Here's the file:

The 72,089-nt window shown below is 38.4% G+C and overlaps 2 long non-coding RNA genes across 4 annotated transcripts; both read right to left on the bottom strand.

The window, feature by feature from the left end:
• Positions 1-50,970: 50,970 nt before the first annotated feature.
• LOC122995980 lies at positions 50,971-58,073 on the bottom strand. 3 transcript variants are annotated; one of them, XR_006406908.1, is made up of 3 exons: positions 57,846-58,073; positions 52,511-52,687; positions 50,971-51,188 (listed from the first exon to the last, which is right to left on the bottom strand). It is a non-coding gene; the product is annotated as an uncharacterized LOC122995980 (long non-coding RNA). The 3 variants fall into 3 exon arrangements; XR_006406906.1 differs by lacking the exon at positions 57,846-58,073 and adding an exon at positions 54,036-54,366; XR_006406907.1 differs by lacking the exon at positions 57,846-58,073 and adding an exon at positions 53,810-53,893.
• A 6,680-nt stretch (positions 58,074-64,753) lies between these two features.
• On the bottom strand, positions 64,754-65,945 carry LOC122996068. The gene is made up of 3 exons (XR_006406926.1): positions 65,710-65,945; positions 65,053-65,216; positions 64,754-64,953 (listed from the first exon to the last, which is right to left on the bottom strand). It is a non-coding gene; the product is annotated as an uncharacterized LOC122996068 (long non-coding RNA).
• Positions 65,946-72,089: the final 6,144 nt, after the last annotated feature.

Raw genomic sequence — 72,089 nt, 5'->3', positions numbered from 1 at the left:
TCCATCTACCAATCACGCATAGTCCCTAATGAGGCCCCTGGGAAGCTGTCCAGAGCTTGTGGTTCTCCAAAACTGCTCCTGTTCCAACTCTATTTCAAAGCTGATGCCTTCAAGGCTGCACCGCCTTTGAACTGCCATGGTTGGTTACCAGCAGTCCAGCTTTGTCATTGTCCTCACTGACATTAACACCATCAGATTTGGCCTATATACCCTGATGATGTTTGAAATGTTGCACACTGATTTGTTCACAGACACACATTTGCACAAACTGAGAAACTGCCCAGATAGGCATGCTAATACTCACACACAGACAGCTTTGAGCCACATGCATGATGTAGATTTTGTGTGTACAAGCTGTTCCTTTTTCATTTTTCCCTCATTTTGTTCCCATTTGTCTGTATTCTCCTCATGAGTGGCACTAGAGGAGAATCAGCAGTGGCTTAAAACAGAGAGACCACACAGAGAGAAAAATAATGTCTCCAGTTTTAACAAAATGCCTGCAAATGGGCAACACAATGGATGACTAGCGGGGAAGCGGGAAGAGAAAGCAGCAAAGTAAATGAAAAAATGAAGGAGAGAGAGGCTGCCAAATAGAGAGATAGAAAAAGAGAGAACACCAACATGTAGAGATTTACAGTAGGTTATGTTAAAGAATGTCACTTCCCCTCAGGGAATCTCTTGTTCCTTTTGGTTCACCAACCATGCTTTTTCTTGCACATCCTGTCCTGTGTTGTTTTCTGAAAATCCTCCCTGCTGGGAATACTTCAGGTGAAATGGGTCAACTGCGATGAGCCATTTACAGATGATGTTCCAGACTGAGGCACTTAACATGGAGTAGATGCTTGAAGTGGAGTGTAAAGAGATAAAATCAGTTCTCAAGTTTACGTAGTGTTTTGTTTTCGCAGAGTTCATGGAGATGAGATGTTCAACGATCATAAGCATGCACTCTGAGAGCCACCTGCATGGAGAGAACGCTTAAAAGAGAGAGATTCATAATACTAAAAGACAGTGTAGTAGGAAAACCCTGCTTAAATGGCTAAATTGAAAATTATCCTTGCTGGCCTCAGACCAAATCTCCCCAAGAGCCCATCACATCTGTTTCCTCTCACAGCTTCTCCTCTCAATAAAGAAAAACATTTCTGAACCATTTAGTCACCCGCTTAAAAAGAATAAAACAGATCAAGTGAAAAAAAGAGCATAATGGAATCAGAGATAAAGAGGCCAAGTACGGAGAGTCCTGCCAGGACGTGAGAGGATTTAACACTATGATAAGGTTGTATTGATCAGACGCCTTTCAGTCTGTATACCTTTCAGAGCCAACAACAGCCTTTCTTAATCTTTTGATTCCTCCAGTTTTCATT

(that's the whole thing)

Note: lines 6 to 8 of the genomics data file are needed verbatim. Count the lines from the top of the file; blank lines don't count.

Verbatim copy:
• On the bottom strand, positions 64,754-65,945 carry LOC122996068. The gene is made up of 3 exons (XR_006406926.1): positions 65,710-65,945; positions 65,053-65,216; positions 64,754-64,953 (listed from the first exon to the last, which is right to left on the bottom strand). It is a non-coding gene; the product is annotated as an uncharacterized LOC122996068 (long non-coding RNA).
• Positions 65,946-72,089: the final 6,144 nt, after the last annotated feature.

Raw genomic sequence — 72,089 nt, 5'->3', positions numbered from 1 at the left: